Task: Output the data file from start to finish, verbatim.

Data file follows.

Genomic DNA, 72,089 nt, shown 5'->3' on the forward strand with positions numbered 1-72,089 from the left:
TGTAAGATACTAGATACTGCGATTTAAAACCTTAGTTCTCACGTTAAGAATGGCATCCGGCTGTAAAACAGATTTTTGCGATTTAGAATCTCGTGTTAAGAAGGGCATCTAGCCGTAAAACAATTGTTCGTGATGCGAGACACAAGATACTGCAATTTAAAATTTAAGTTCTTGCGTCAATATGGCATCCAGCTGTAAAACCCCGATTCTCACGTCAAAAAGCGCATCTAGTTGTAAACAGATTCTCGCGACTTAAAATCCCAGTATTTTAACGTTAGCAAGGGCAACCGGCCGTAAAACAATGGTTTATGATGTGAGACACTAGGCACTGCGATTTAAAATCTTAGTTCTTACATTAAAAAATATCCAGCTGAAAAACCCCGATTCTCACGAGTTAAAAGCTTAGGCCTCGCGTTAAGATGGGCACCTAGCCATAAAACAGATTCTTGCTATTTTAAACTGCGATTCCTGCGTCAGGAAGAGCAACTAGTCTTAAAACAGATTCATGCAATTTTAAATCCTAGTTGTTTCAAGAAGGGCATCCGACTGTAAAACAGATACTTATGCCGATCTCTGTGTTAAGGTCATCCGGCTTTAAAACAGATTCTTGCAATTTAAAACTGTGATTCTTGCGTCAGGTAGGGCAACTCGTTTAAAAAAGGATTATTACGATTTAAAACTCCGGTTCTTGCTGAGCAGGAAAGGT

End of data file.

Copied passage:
Genomic DNA, 72,089 nt, shown 5'->3' on the forward strand with positions numbered 1-72,089 from the left:
TGTAAGATACTAGATACTGCGATTTAAAACCTTAGTTCTCACGTTAAGAATGGCATCCGGCTGTAAAACAGATTTTTGCGATTTAGAATCTCGTGTTAAGAAGGGCATCTAGCCGTAAAACAATTGTTCGTGATGCGAGACACAAGATACTGCAATTTAAAATTTAAGTTCTTGCGTCAATATGGCATCCAGCTGTAAAACCCCGATTCTCACGTCAAAAAGCGCATCTAGTTGTAAACAGATTCTCGCGACTTAAAATCCCAGTATTTTAACGTTAGCAAGGGCAACCGGCCGTAAAACAATGGTTTATGATGTGAGACACTAGGCACTGCGATTTAAAATCTTAGTTCTTACATTAAAAAATATCCAGCTGAAAAACCCCGATTCTCACGAGTTAAAAGCTTAGGCCTCGCGTTAAGATGGGCACCTAGCCATAAAACAGATTCTTGCTATTTTAAACTGCGATTCCTGCGTCAGGAAGAGCAACTAGTCTTAAAACAGATTCATGCAATTTTAAATCCTAGTTGTTTCAAGAAGGGCATCCGACTGTAAAACAGATACTTATGCCGATCTCTGTGTTAAGGTCATCCGGCTTTAAAACAGATTCTTGCAATTTAAAACTGTGATTCTTGCGTCAGGTAGGGCAACTCGTTTAAAAAAGGATTATTACGATTTAAAACTCCGGTTCTTGCTGAGCAGGAAAGGT